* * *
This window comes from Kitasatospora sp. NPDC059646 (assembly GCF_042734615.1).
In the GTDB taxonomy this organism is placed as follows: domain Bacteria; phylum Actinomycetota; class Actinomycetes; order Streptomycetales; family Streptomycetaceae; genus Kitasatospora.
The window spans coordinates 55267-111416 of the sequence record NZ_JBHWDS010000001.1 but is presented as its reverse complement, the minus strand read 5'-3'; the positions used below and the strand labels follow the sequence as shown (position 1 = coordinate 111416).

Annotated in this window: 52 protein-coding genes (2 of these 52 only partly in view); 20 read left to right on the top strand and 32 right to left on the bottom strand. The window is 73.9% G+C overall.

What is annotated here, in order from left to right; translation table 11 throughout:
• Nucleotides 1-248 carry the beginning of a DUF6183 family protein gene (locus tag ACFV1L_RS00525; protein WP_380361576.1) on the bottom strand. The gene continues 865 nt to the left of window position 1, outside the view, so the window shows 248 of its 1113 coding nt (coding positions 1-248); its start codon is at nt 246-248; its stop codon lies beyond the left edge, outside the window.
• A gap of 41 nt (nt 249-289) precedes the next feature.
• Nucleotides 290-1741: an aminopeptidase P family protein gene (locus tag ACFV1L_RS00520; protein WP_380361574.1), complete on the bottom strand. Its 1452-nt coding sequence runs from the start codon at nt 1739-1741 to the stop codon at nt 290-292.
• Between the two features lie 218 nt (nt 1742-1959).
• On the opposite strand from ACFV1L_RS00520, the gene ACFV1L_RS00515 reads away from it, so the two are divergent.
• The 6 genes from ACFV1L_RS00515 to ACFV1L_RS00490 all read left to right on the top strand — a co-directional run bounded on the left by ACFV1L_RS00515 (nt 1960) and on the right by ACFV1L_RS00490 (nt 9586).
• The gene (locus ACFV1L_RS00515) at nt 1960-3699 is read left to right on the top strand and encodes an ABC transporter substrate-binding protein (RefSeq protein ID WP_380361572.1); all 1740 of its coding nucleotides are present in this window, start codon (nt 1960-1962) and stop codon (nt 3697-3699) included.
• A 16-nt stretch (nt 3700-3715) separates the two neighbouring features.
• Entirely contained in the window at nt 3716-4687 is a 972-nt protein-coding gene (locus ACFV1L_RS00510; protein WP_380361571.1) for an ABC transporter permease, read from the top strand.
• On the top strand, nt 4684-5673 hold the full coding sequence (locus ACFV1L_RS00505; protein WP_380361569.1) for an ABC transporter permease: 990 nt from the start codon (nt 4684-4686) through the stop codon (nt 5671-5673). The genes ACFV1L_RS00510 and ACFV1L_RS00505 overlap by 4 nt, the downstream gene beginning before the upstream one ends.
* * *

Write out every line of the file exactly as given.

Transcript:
This window comes from Kitasatospora sp. NPDC059646 (assembly GCF_042734615.1).
In the GTDB taxonomy this organism is placed as follows: domain Bacteria; phylum Actinomycetota; class Actinomycetes; order Streptomycetales; family Streptomycetaceae; genus Kitasatospora.
The window spans coordinates 55267-111416 of the sequence record NZ_JBHWDS010000001.1 but is presented as its reverse complement, the minus strand read 5'-3'; the positions used below and the strand labels follow the sequence as shown (position 1 = coordinate 111416).

Annotated in this window: 52 protein-coding genes (2 of these 52 only partly in view); 20 read left to right on the top strand and 32 right to left on the bottom strand. The window is 73.9% G+C overall.

What is annotated here, in order from left to right; translation table 11 throughout:
• Nucleotides 1-248 carry the beginning of a DUF6183 family protein gene (locus tag ACFV1L_RS00525; protein WP_380361576.1) on the bottom strand. The gene continues 865 nt to the left of window position 1, outside the view, so the window shows 248 of its 1113 coding nt (coding positions 1-248); its start codon is at nt 246-248; its stop codon lies beyond the left edge, outside the window.
• A gap of 41 nt (nt 249-289) precedes the next feature.
• Nucleotides 290-1741: an aminopeptidase P family protein gene (locus tag ACFV1L_RS00520; protein WP_380361574.1), complete on the bottom strand. Its 1452-nt coding sequence runs from the start codon at nt 1739-1741 to the stop codon at nt 290-292.
• Between the two features lie 218 nt (nt 1742-1959).
• On the opposite strand from ACFV1L_RS00520, the gene ACFV1L_RS00515 reads away from it, so the two are divergent.
• The 6 genes from ACFV1L_RS00515 to ACFV1L_RS00490 all read left to right on the top strand — a co-directional run bounded on the left by ACFV1L_RS00515 (nt 1960) and on the right by ACFV1L_RS00490 (nt 9586).
• The gene (locus ACFV1L_RS00515) at nt 1960-3699 is read left to right on the top strand and encodes an ABC transporter substrate-binding protein (RefSeq protein ID WP_380361572.1); all 1740 of its coding nucleotides are present in this window, start codon (nt 1960-1962) and stop codon (nt 3697-3699) included.
• A 16-nt stretch (nt 3700-3715) separates the two neighbouring features.
• Entirely contained in the window at nt 3716-4687 is a 972-nt protein-coding gene (locus ACFV1L_RS00510; protein WP_380361571.1) for an ABC transporter permease, read from the top strand.
• On the top strand, nt 4684-5673 hold the full coding sequence (locus ACFV1L_RS00505; protein WP_380361569.1) for an ABC transporter permease: 990 nt from the start codon (nt 4684-4686) through the stop codon (nt 5671-5673). The genes ACFV1L_RS00510 and ACFV1L_RS00505 overlap by 4 nt, the downstream gene beginning before the upstream one ends.